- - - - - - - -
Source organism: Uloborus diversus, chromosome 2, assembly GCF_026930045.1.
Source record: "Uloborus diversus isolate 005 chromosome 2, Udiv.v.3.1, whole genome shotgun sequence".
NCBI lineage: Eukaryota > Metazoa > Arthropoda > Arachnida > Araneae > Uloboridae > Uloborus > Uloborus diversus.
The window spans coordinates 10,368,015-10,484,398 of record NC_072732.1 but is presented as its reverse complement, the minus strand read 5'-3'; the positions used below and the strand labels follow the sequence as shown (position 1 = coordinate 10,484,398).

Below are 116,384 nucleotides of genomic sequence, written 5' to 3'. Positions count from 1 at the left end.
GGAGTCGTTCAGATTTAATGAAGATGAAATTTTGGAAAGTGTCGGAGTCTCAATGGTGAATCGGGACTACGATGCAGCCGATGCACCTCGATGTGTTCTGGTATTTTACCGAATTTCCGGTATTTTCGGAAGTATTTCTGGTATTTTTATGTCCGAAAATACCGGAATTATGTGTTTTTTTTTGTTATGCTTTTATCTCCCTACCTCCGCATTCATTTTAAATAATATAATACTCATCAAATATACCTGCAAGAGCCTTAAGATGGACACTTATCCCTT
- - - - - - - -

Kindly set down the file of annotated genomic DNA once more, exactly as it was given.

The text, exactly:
Source organism: Uloborus diversus, chromosome 2, assembly GCF_026930045.1.
Source record: "Uloborus diversus isolate 005 chromosome 2, Udiv.v.3.1, whole genome shotgun sequence".
NCBI lineage: Eukaryota > Metazoa > Arthropoda > Arachnida > Araneae > Uloboridae > Uloborus > Uloborus diversus.
The window spans coordinates 10,368,015-10,484,398 of record NC_072732.1 but is presented as its reverse complement, the minus strand read 5'-3'; the positions used below and the strand labels follow the sequence as shown (position 1 = coordinate 10,484,398).

Below are 116,384 nucleotides of genomic sequence, written 5' to 3'. Positions count from 1 at the left end.
GGAGTCGTTCAGATTTAATGAAGATGAAATTTTGGAAAGTGTCGGAGTCTCAATGGTGAATCGGGACTACGATGCAGCCGATGCACCTCGATGTGTTCTGGTATTTTACCGAATTTCCGGTATTTTCGGAAGTATTTCTGGTATTTTTATGTCCGAAAATACCGGAATTATGTGTTTTTTTTTGTTATGCTTTTATCTCCCTACCTCCGCATTCATTTTAAATAATATAATACTCATCAAATATACCTGCAAGAGCCTTAAGATGGACACTTATCCCTT